Health

Kanye’s Crazy Talk: A Cry for Help?

His public outbursts could be publicity stunts, or evidence of far deeper issues

How do you know if someone sincerely needs help, or if they’re purposely behaving bizarrely to get attention?

Kanye West makes headlines wherever he goes, and even when he’s not out in public, millions of people still talk about him. He wasn’t at last night’s Grammy Awards, for instance, but his presence was still felt, especially at the end of the night when his public rift with Taylor Swift took center stage during her acceptance speech for Album of the Year. She dissed him without ever using his name.

West also has a new fashion line that’s returning (Yeezy Season 3) and a new album allegedly coming out. (It was scheduled for release this week, but people who have already paid for the music say they have nothing yet to show for it — and now West says it will only be available to subscribers of the floundering music service, Tidal).

Yes, people are talking about West — but the fame, the flamboyance and the music are all taking a backseat to the state of his mental health right now.

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West’s musical colleague Rhymefest posted the following on Twitter on Feb. 12 when a fan asked why he backed out of working with West on his new album: “My brother needs help, in the form of counseling. Spiritual & mental. He should step away from the public & yesmen & heal.”

The two men have worked together for more than a decade, beginning with the rapper’s first album “College Dropout” containing his Grammy-winning song, “Jesus Walks,” all the way up to his more recent work, including “Yeezus.”

“I love my brother. I pray for his health not our entertainment,” Rhymefest posted in a follow-up tweet.

Kanye’s own words on Twitter this week have added to the concern.

“I’M SO HYPE RIGHT NOW EVERYTHING HAS CHANGED … HAVE YA’LL EVER SEEN TRON? THE END OF THE TRON WHERE EVERYTHING LIGHT UP!!!!”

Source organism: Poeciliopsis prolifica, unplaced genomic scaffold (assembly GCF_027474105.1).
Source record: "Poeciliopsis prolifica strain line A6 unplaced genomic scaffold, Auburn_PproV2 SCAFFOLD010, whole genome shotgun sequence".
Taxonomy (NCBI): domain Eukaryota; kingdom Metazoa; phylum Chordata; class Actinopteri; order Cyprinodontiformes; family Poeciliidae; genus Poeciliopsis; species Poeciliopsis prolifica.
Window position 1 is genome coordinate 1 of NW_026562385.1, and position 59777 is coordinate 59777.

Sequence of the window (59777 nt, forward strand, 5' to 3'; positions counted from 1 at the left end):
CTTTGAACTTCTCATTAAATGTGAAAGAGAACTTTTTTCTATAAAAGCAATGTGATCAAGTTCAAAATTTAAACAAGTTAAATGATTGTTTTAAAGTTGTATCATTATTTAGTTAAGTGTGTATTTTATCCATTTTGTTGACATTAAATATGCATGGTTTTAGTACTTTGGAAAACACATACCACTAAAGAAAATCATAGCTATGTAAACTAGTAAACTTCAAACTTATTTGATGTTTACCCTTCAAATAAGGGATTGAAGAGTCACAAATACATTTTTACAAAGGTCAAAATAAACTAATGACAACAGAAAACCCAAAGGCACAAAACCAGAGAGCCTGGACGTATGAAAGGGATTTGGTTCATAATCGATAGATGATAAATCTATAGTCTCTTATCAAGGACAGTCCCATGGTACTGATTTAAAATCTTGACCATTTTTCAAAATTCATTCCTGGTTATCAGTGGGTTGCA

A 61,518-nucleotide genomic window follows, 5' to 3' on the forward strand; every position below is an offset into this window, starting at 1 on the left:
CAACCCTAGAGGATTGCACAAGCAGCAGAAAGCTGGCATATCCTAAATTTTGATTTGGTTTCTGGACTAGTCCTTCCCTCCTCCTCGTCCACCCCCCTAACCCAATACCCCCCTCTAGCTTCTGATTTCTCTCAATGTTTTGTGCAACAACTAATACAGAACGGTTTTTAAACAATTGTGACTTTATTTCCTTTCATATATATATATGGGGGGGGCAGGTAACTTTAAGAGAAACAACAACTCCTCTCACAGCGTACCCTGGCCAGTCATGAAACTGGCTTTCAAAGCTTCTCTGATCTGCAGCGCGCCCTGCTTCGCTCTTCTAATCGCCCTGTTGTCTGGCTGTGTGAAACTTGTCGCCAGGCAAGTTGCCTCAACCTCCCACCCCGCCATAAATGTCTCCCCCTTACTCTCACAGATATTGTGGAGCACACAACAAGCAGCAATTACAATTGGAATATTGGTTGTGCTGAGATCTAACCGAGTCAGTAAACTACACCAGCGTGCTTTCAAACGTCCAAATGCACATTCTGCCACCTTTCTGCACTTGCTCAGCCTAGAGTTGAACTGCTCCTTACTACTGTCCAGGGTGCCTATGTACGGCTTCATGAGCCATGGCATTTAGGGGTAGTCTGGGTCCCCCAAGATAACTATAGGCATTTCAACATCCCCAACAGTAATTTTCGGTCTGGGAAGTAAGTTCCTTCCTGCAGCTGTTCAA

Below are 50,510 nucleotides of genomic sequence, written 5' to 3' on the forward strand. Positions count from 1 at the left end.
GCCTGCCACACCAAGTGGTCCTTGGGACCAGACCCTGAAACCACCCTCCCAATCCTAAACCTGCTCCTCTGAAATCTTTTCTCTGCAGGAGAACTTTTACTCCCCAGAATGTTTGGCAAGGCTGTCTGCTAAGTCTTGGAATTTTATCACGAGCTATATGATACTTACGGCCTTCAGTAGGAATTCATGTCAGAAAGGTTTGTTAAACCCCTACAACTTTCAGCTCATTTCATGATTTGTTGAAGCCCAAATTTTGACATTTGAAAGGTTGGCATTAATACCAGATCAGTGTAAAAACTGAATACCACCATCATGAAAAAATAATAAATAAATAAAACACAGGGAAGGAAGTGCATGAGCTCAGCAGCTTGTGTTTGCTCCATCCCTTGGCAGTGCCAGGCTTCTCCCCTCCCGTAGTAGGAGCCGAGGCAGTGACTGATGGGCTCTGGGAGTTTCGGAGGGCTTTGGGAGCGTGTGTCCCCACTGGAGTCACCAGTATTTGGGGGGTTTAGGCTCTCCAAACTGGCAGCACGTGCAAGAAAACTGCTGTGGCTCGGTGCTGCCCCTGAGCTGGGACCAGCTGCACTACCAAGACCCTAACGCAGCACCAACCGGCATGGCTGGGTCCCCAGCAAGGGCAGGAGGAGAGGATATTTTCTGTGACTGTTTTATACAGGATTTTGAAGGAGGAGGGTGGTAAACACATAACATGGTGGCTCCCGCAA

“Let’s dance in the streets. I am consumed by my purpose to help the world,” he also wrote.

After spurts of incongruent tweets, some of the messages began to reveal that West is $53 million in debt — or so he claims. Early this week, he hounded Facebook founder Mark Zuckerberg for $1 billion to fund “Kanye West ideas,” while harshly criticizing Zuckerberg for wasting money and time on a school in Africa.

“You’d rather open up one school in Africa like you really helped the country…” West posted.

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Is this just another West ploy for publicity? Or are those closest to him right? Are there serious mental health issues the public is watching play out on social media? Even People magazine said of West’s wife, Kim Kardashian, that she’s “all for self-promotion [but] doesn’t approve of [his] Twitter drama.”

Krystal Mattox, a licensed professional counselor in Lynchburg, Virginia, said that while West obviously isn’t her patient and she’s not offering a diagnosis, “there are mental health diagnoses that have a tendency toward aggressive behaviors, but there are a lot [of cases] in which you would never know because they do their best to ‘not be noticed.'”

Social media changes all that. Mattox said these platforms can be “destructive to our mental health” and exacerbate certain issues, and can even push people to do things they wouldn’t normally do.

Dr. Katayune Kaeni, a psychotherapist based in Claremont, California, agreed. “When social media and technology are used in an excessive manner, that can have a negative impact on mood. People can develop obsessive-like tendencies, and become agitated, anxious and depressed after too much use of technology in general,” Dr. Kaeni told LifeZette.

Citing Harvard Medical School research, Mattox added that one in four U.S. adults per year have some form of mental illness or substance abuse. Many of those cases are mild, but 14 percent of the population has moderate or severe mental illness. Social media can significantly amplify a number of mental health issues, according to the findings of a University of Michigan study.

“Facebook and Twitter are great. However, there is also a constant stream of ideas, messages and information that can be overwhelming and overstimulating. This dynamic can impact one’s mood,” said Dr. Kaeni.

If there is anything the rest of us might take away from watching this awkward situation unfold in public, it is this: Mental health issues are real, they affect millions, and the best place to offer support for someone who needs help is not online, for all the world to see.

If you are concerned a friend or family member or anyone else might need help, connect directly with that person. Let someone else know as well, including a professional. Watch for agitation, anxiousness, depressed feelings and loss of sleep.

“Talk to the person about it, face to face. Have a real conversation, not a text conversation, and let the person know your concerns,” said Mattox.

Before starting the difficult conversation, practice what you intend to say, and research local agencies that might be able to provide help and services, she added. “Depending on the person’s state, there are many resources available.”

Some friends or family members may not want to listen, and some may not think they have issues at all. Prepare yourself for that. In West’s case, it doesn’t appear he’s listening to those who have commented publicly about him — and it doesn’t appear he’s able to put his phone down anytime soon.

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